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Visualization of C. elegans transgenic arrays by GFP

Gonzalez-Serricchio, Aidyl S. and Sternberg, Paul W. (2006) Visualization of C. elegans transgenic arrays by GFP. BMC Genetics, 7 . Art. No. 36. ISSN 1471-2156. PMCID PMC1539001. https://resolver.caltech.edu/CaltechAUTHORS:GONbmcgen06

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Abstract

Background: Targeting the green fluorescent protein (GFP) via the E. coli lac repressor (LacI) to a specific DNA sequence, the lac operator (lacO), allows visualization of chromosomes in yeast and mammalian cells. In principle this method of visualization could be used for genetic mosaic analysis, which requires cell-autonomous markers that can be scored easily and at single cell resolution. The C. elegans lin-3 gene encodes an epidermal growth factor family (EGF) growth factor. lin-3 is expressed in the gonadal anchor cell and acts through LET-23 (transmembrane protein tyrosine kinase and ortholog of EGF receptor) to signal the vulval precursor cells to generate vulval tissue. lin-3 is expressed in the vulval cells later, and recent evidence raises the possibility that lin-3 acts in the vulval cells as a relay signal during vulval induction. It is thus of interest to test the site of action of lin-3 by mosaic analysis. Results: We visualized transgenes in living C. elegans by targeting the green fluorescent protein (GFP) via the E. coli lac repressor (LacI) to a specific 256 sequence repeat of the lac operator (lacO) incorporated into transgenes. We engineered animals to express a nuclear-localized GFP-LacI fusion protein. C. elegans cells having a lacO transgene result in nuclear-localized bright spots (i.e., GFP-LacI bound to lacO). Cells with diffuse nuclear fluorescence correspond to unbound nuclear localized GFP-LacI. We detected chromosomes in living animals by chromosomally integrating the array of the lacO repeat sequence and visualizing the integrated transgene with GFP-LacI. This detection system can be applied to determine polyploidy as well as investigating chromosome segregation. To assess the GFP-LacI-lacO system as a marker for mosaic analysis, we conducted genetic mosaic analysis of the epidermal growth factor lin-3, expressed in the anchor cell. We establish that lin-3 acts in the anchor cell to induce vulva development, demonstrating this methods utility in detecting the presence of a transgene. Conclusions: The GFP-LacIlacO transgene detection system works in C. elegans for visualization of chromosomes and extrachromosomal transgenes. It can be used as a marker for genetic mosaic analysis. The lacO repeat sequence as an extrachromosomal array becomes a valuable technique allowing rapid, accurate determination of spontaneous loss of the array, thereby allowing high-resolution mosaic analysis. The lin-3 gene is required in the anchor cell to induce the epidermal vulval precursors cells to undergo vulval development.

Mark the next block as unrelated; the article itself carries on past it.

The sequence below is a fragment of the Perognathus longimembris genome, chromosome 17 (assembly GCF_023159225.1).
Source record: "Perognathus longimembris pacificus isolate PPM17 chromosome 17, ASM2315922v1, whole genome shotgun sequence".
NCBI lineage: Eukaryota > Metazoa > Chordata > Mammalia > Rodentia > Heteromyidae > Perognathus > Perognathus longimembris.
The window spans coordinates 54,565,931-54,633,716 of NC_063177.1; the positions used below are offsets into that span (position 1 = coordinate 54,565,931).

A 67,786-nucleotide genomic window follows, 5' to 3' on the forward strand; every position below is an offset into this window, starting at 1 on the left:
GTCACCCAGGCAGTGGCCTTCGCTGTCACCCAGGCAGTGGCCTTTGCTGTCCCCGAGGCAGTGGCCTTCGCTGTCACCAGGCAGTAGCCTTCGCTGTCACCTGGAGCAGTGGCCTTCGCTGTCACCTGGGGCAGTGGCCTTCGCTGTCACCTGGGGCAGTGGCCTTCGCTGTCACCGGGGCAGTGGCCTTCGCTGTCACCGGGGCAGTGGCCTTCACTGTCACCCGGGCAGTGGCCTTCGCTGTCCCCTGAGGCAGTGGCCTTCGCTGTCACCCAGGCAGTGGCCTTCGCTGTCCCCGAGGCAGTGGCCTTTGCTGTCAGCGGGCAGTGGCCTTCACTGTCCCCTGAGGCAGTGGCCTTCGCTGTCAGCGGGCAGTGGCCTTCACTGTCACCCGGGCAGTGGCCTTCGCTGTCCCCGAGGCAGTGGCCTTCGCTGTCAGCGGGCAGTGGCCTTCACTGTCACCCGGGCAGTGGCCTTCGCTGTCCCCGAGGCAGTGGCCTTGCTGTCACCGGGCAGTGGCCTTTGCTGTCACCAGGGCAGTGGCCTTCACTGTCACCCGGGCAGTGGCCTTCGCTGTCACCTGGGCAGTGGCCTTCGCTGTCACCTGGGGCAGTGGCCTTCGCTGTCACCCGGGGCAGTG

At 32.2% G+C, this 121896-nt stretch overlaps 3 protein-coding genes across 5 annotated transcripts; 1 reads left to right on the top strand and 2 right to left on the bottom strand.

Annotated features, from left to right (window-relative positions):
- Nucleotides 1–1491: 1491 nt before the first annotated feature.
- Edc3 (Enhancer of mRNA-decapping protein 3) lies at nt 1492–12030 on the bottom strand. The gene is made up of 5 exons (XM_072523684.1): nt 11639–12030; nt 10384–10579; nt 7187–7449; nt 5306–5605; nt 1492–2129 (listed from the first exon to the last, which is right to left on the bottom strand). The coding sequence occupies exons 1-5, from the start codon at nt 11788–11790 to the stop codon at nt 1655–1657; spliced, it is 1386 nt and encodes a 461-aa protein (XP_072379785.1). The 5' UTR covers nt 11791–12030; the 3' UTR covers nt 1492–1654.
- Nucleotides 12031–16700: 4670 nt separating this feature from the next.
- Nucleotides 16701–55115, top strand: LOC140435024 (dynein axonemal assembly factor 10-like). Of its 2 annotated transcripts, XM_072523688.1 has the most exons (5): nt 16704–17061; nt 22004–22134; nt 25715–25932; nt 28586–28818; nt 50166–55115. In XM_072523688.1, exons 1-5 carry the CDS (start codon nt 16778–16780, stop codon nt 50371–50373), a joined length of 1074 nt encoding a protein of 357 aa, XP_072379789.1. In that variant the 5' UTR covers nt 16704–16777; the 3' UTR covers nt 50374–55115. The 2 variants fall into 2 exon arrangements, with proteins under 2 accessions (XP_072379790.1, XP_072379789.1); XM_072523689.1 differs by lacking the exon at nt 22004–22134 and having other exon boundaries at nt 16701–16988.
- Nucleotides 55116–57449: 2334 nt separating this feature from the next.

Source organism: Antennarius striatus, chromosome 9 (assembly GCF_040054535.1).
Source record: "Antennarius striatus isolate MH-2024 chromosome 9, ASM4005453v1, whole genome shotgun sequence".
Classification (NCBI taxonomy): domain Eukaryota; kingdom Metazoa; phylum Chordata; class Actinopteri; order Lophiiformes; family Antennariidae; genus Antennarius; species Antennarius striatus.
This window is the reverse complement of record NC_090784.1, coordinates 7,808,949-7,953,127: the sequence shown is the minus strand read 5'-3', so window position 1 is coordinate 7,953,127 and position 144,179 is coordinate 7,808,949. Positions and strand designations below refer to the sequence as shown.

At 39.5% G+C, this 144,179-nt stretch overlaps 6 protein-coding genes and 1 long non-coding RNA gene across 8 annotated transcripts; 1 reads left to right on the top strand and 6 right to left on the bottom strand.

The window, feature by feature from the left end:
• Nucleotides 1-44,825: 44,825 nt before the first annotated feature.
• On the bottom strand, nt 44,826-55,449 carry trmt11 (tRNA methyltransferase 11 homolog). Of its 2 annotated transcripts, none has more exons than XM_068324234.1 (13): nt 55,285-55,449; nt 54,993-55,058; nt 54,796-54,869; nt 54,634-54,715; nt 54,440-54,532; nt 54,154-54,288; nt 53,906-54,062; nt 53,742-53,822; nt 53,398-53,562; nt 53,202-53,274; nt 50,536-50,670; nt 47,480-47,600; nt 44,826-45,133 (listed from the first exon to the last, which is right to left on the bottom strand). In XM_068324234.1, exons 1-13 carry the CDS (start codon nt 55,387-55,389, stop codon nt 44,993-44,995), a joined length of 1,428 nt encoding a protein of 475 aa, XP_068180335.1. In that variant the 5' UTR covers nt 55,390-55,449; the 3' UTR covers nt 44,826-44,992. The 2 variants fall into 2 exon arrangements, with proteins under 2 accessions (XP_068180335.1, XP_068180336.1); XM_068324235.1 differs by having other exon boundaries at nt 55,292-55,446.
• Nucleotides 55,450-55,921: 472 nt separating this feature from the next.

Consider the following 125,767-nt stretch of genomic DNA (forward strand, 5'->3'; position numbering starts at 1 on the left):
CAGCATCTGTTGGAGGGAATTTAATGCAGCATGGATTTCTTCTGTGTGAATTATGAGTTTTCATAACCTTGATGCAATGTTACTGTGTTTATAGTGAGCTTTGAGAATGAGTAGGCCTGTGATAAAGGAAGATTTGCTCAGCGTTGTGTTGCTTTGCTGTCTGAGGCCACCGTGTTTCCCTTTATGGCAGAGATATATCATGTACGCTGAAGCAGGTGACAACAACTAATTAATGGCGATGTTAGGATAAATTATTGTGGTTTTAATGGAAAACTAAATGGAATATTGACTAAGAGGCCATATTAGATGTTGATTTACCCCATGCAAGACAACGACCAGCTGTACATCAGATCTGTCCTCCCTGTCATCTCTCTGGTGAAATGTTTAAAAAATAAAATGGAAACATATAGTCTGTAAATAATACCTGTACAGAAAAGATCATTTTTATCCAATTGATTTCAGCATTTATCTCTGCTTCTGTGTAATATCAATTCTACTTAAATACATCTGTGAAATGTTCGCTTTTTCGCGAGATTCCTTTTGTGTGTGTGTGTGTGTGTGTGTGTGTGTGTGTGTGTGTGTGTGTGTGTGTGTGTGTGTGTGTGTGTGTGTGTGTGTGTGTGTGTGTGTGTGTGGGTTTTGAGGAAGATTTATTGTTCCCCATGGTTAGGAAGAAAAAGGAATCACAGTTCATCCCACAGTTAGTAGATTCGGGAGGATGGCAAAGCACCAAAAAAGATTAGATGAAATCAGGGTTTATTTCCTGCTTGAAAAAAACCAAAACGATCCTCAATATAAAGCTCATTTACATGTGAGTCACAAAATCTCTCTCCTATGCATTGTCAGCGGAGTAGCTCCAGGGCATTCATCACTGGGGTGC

Item Type:Article
Related URLs:
URLURL TypeDescription
http://dx.doi.org/10.1186/1471-2156-7-36DOIArticle
http://bmcgenet.biomedcentral.com/articles/10.1186/1471-2156-7-36PublisherArticle
http://www.ncbi.nlm.nih.gov/pmc/articles/PMC1539001/PubMed CentralArticle
ORCID:
AuthorORCID
Sternberg, Paul W.0000-0002-7699-0173
Alternate Title:Visualization of C. elegans transgenic arrays by green fluorescent protein (GFP)
Additional Information:© 2006 Gonzalez-Serricchio and Sternberg, licensee BioMed Central Ltd. This is an Open Access article distributed under the terms of the Creative Commons Attribution License (http://creativecommons.org/licenses/by/2.0), which permits unrestricted use, distribution, and reproduction in any medium, provided the original work is properly cited. Submission date 14 March 2006; Acceptance date 7 June 2006; Publication date 7 June 2006 We greatly thank Andrew Belmont for the fusion protein GFP-LacI and lacO repeat constructs as well for invaluable help developing this system, and Linda Huang for suggesting its use in mosaic analysis. We also thank Barbara Meyer for the dpy-30 promoter, Shahla Gharib for help with transgene integration, members of our laboratory for discussions and encouragement, and anonymous reviewers for helpful suggestions. The Caenorhabditis Genetic Center provided some strains. This work was supported USPHS (grant HD23690 to PWS) and by the Howard Hughes Medical Institute, with which P.W.S. is an Investigator. A.S.G-S. was a Howard Hughes Medical Institute Graduate Fellow. Authors' contributions: AG-S designed and executed all the experiments. AG-S and PWS analyzed the data and wrote the paper. Article URL http://www.biomedcentral.com/1471-2156/7/36
Funders:
Funding AgencyGrant Number
NIHHD23690
Howard Hughes Medical Institute (HHMI)UNSPECIFIED
PubMed Central ID:PMC1539001
Record Number:CaltechAUTHORS:GONbmcgen06
Persistent URL:https://resolver.caltech.edu/CaltechAUTHORS:GONbmcgen06
Official Citation:Visualization of C. elegans transgenic arrays by GFP Aidyl S Gonzalez-Serricchio and Paul W Sternberg BMC Genetics 2006 7:36 DOI: 10.1186/1471-2156-7-36
Usage Policy:No commercial reproduction, distribution, display or performance rights in this work are provided.
ID Code:3788
Collection:CaltechAUTHORS
Deposited By: Archive Administrator
Deposited On:10 Jul 2006
Last Modified:12 Dec 2019 17:06

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